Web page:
CASE STUDY:HSBC : A world's local Bank
The plan related to managing workforce diversity is being conducted in the world's local bank - HSBC . The plan is conducted to manage workforce diversity and to increase the performance of the employees.The details of the case study are as follows:
HSBC is an equal opportunities employer with no discrimination on grounds of age, gender, race, ethnicity, language, caste, economic or social status or disability. Being the "WORLD'S LOCAL BANK", they recognize that having a workforce that broadly reflects the composition of local communities in which they operate places them in a unique position to understand & respond to needs of their customers. Diversity initiatives & programmes are driven by their "Diversity Committee" which comprises senior executives from across the company. Its main areas of focus are:
A number of affirmative actions such as maternity, paternity and adoption leave, flexible
working hours, late night transportation etc. have been taken to support gender diversity.
Certain categories of job have been identified as suitable for physically challenged
individuals, like phone banking operators in call centres (for movement impaired only); data processing staff (for movement and hearing impaired); telephone operators in HSBC pan India (for visually impaired).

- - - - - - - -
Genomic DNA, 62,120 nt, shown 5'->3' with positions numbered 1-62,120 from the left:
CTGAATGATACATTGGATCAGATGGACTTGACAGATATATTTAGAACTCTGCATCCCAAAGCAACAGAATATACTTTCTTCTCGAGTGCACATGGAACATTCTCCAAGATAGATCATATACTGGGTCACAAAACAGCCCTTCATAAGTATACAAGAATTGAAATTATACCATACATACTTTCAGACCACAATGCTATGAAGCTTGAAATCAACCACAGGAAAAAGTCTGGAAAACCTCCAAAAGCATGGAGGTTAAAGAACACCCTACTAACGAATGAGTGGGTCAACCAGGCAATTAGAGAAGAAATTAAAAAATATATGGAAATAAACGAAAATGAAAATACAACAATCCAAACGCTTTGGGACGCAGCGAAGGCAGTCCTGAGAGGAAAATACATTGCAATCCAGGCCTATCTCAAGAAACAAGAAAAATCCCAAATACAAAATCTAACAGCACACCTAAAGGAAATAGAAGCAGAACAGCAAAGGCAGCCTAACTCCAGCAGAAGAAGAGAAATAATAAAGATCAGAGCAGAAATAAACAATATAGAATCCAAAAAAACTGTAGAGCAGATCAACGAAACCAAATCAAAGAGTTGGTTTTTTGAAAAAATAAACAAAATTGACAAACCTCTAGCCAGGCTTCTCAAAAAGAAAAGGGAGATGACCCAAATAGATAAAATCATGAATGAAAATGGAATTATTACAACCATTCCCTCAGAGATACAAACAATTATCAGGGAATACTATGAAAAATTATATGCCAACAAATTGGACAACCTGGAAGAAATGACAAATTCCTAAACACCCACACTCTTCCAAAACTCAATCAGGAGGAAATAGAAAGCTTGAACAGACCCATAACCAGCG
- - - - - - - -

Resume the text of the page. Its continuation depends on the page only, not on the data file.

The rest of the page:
The "underprivileged" i.e. orphans and destitute individuals are assisted by tying up with
NGOs such as Future Hope and SOS Children's Villages to provide short-term training
internships. After their training, they are eligible to apply to join the bank and will be considered for employment based on merit and availability of suitable vacancies.
HSBC India has signed the Confederation of Indian Industry's and ASSOCHAM's
Code of Conduct for Affirmative Action.
The Company has a senior executive accountable to the CEO to oversee and promote its Affirmative Action policies and programmes. The senior executive presents / will present a biannual report to theBoard of the Company about such policies and programmes.